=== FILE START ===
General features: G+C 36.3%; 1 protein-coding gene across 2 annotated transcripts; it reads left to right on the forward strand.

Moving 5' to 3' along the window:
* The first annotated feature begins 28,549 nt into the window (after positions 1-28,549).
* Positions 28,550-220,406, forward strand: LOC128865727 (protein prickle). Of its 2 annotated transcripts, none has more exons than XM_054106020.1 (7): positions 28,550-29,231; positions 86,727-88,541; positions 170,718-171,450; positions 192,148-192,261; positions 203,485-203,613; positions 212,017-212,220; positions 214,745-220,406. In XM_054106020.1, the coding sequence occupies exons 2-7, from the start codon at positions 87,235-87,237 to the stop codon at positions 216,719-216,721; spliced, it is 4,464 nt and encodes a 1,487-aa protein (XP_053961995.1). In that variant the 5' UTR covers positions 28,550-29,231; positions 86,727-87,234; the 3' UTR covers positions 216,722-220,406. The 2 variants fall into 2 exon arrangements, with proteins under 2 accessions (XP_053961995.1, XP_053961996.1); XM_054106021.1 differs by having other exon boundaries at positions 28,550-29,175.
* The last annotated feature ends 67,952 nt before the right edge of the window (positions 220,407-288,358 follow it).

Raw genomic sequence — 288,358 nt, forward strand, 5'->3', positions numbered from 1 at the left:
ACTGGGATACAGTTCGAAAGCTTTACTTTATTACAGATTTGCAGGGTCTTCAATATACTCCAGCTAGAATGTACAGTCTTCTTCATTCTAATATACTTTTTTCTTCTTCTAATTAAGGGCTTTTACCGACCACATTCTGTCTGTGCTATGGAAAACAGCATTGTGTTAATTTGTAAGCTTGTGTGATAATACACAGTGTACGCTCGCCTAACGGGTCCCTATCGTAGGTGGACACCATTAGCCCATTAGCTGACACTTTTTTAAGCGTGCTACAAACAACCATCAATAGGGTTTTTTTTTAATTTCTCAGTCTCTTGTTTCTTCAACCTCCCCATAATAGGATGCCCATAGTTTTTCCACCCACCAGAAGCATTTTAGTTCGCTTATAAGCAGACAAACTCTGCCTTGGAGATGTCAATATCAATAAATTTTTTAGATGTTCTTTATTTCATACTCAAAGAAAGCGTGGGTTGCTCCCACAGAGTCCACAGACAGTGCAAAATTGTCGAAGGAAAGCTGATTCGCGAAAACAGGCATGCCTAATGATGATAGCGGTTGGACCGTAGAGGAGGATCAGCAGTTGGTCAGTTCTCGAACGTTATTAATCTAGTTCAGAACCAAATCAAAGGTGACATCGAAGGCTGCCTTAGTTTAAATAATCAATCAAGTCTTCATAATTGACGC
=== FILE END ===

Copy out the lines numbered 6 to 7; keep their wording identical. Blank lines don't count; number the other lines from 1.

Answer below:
Raw genomic sequence — 288,358 nt, forward strand, 5'->3', positions numbered from 1 at the left:
ACTGGGATACAGTTCGAAAGCTTTACTTTATTACAGATTTGCAGGGTCTTCAATATACTCCAGCTAGAATGTACAGTCTTCTTCATTCTAATATACTTTTTTCTTCTTCTAATTAAGGGCTTTTACCGACCACATTCTGTCTGTGCTATGGAAAACAGCATTGTGTTAATTTGTAAGCTTGTGTGATAATACACAGTGTACGCTCGCCTAACGGGTCCCTATCGTAGGTGGACACCATTAGCCCATTAGCTGACACTTTTTTAAGCGTGCTACAAACAACCATCAATAGGGTTTTTTTTTAATTTCTCAGTCTCTTGTTTCTTCAACCTCCCCATAATAGGATGCCCATAGTTTTTCCACCCACCAGAAGCATTTTAGTTCGCTTATAAGCAGACAAACTCTGCCTTGGAGATGTCAATATCAATAAATTTTTTAGATGTTCTTTATTTCATACTCAAAGAAAGCGTGGGTTGCTCCCACAGAGTCCACAGACAGTGCAAAATTGTCGAAGGAAAGCTGATTCGCGAAAACAGGCATGCCTAATGATGATAGCGGTTGGACCGTAGAGGAGGATCAGCAGTTGGTCAGTTCTCGAACGTTATTAATCTAGTTCAGAACCAAATCAAAGGTGACATCGAAGGCTGCCTTAGTTTAAATAATCAATCAAGTCTTCATAATTGACGC